LOS ANGELES -- As far as Chris Karn is concerned, as long as he doesn't develop what he calls "typical singerisms," he's doing OK.
The frontman of the pop group Sonichrome, who recently released their debut LP, Breathe the Daylight, is referring to rock singers' tendencies to be overly protective, if not a bit wimpy, when it comes to their voices.
"I'd rather not turn into a typical singer and start going, 'I need some hot tea and a lemon,' " says the 29-year-old Karn, accenting his point with an exaggerated whine as he lounges at his label's headquarters. "I did catch myself the other day, going, 'I think the air conditioning is drying out my throat.' But that's not how I am normally."
These days, though, life is far from normal for Karn and his Sonichrome bandmates. After only a week in stores, pop radio has already latched onto their debut album's first single, "Honey Please."
It's an exciting time for the Orange County, Calif., trio.
Karn says making the transition from sideline guitarist for the moderately successful '80s pop-group General Public to fronting his own band was a bit daunting at first. But after months of recording himself in his home four-track studio, playing it back, studying the flaws and strengths and trying again, he felt confident enough to form Sonichrome in mid-1996.
"I even read some book, like 'You, Too, Can Learn How to Sing,' " he says. "That's how I learned."
Wearing a neo-retro blue shirt and tan pants, the tall, lean Karn is relaxing in a conference room at Capitol Records, located on Tinseltown's most famous corner, Hollywood and Vine. Across from him sit his bespectacled bandmates, bassist Rodney Mollura and drummer Craig Randolph. Mollura, 28, wears a black shirt and brown pants, while the reticent Randolph, 27, is clad in a bright-orange shirt and black jeans.
The players' multicolored garb is completely in keeping with the band's name -- a moniker that essentially means "sound color" -- which in turn matches the sonic variety of its music. Breathe the Daylight is an accessible, rock-pop record that embraces a host of musical styles while blending melodic hooks and introspective lyrics. "I don't think I write with a lot of testosterone going on," Karn says.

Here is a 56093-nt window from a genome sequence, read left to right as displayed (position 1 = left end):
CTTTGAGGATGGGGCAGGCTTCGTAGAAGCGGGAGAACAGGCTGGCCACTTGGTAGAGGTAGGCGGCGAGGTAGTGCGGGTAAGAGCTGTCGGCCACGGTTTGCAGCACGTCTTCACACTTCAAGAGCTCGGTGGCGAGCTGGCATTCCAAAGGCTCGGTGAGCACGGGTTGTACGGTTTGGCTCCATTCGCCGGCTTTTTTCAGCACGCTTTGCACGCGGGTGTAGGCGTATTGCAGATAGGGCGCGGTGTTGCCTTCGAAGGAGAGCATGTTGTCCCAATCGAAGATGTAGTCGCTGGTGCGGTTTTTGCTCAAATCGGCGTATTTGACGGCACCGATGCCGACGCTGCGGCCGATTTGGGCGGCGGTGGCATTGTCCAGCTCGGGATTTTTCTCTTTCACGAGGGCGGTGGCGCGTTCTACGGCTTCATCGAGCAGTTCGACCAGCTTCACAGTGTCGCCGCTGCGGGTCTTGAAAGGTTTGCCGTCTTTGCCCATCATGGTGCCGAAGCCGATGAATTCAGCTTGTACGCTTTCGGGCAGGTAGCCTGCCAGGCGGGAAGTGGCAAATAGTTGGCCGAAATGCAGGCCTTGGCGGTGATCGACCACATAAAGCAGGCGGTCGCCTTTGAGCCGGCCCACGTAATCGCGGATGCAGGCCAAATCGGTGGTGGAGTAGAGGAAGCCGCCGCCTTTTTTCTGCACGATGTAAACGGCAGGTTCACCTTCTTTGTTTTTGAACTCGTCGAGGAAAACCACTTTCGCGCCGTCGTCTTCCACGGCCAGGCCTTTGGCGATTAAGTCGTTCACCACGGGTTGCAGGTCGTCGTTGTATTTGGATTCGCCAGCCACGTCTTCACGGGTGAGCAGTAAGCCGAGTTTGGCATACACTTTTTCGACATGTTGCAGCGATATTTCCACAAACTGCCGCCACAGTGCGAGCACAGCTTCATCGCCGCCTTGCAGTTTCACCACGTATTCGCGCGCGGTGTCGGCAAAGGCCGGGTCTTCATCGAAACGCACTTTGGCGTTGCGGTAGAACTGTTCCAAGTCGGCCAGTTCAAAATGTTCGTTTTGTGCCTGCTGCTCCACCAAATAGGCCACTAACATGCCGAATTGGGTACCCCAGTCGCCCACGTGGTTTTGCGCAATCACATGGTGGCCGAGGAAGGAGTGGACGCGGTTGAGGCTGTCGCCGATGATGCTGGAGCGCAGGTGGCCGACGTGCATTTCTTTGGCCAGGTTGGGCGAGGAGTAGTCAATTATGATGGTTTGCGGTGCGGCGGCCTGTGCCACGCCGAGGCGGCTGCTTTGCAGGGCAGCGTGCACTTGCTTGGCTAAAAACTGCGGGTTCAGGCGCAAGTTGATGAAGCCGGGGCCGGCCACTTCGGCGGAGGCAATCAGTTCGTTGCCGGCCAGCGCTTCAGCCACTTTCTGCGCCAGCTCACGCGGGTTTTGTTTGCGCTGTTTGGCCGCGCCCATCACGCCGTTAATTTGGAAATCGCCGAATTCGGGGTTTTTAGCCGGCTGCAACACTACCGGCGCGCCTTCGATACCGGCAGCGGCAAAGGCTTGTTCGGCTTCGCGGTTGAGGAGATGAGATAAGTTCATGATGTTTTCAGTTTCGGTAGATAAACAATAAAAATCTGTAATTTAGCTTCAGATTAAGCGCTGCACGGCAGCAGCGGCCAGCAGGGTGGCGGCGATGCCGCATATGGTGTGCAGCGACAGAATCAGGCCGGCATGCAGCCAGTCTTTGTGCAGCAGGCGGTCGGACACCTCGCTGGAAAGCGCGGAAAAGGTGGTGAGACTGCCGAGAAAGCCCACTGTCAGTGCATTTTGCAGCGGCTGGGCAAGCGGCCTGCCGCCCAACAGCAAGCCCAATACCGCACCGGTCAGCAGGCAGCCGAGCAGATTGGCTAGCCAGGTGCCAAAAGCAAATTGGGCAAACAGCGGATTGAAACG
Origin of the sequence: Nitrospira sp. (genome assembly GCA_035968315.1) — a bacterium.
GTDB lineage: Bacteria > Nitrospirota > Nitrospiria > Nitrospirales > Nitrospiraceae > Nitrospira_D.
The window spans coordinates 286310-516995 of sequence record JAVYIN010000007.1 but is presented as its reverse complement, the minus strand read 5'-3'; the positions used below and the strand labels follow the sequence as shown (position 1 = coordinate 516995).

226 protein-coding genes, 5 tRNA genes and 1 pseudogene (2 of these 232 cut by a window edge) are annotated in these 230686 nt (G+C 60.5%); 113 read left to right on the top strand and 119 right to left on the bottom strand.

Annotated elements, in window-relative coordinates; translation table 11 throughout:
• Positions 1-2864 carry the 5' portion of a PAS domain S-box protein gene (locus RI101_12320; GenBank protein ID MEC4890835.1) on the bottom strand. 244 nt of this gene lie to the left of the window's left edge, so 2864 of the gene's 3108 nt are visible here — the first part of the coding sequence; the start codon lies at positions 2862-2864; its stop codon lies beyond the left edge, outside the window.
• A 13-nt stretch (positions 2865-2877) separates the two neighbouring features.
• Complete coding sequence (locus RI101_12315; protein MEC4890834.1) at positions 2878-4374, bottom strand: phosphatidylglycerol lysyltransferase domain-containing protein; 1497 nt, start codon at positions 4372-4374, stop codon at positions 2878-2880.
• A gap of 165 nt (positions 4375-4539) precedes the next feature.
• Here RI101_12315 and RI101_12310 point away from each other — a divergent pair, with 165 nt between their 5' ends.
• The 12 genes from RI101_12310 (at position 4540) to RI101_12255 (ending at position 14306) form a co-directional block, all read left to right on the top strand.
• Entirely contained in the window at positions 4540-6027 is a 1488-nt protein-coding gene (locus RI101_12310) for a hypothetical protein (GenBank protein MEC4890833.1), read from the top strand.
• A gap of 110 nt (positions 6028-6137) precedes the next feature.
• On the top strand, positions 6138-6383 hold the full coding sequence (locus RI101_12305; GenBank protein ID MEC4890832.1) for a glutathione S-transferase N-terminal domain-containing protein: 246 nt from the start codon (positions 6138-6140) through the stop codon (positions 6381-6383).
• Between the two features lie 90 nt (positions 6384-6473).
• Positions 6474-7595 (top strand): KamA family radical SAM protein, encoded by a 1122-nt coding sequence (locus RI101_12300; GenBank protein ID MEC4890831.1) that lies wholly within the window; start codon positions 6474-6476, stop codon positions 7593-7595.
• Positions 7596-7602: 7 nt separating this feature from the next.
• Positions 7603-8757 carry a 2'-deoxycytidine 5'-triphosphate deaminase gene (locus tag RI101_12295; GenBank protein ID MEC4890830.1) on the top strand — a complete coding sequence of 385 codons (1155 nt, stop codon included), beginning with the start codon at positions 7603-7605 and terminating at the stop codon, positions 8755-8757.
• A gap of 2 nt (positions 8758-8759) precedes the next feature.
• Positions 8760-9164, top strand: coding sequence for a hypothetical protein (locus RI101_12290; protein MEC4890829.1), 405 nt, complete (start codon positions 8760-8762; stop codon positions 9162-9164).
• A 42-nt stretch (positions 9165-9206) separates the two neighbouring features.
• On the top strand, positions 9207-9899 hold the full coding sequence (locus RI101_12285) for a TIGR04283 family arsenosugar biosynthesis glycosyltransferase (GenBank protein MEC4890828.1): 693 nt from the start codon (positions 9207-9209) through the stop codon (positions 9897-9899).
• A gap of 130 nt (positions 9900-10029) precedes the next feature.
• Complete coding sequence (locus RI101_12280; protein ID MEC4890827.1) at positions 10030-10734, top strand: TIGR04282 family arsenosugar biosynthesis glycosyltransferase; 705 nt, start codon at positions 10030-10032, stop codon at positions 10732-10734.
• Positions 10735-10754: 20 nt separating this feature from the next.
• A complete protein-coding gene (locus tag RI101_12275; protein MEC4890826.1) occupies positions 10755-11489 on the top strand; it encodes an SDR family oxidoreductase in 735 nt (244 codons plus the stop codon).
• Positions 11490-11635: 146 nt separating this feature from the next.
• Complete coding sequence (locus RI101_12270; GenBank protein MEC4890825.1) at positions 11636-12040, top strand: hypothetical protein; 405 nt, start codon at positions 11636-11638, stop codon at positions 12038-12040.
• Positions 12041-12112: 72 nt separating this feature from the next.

Featuring wah-wah guitars over an '80s pop soundscape, "Honey Please" is buoyant, era-surfing alterna-pop, as is much of Breathe the Daylight. "Coming Home," for example, makes a distinct reference to Motown, while "Dirty Water" threads Delta blues in and out of '90s guitar rave-ups.
"We all have a decent amount of experience playing different styles of music," says Mollura, who's played with Randolph since high school in bands covering everything from rock, punk and '80s pop to disco, jazz and funk. "It's not like we've all just been playing rock our whole lives; we all know how to bring out different feels, so it doesn't all sound mono-style."
"There's a lot of subliminal things that happen because they [Mollura and Randolph] have a lot of influences from playing in different bands," Karn adds. "Whether they openly acknowledge it or not, they'll hear something in one of the songs and say, 'that's an R&B back-beat,' or whatever, and they'll just start doing it naturally. And that's the way it sounds."
While "Over Confident" is an ear-catching opener, with its punk rhythms and pure-pop melody line, one of the album's standout tracks is the countryesque ballad "Folding."
With its disillusioned lyrics and lonesome-sounding guitar line, "Folding" initially sounds as if it were written on the brink of surrender, with Karn singing, "Salty tears are flooding my eyes/ I'm folding." But then, from the bottom, the song lifts upward.
" 'Folding' [is] about giving up, but turning negatives into positives," says Karn, explaining that the song's title is in part a reference to folding in a card game, and used as a metaphor for giving up in life.
"But it becomes like folding back your favorite pages in your favorite book ... and remembering the better times in your life, that you've been happy before and you'll be happy again," he said. "Even though whatever situation you're in really sucks."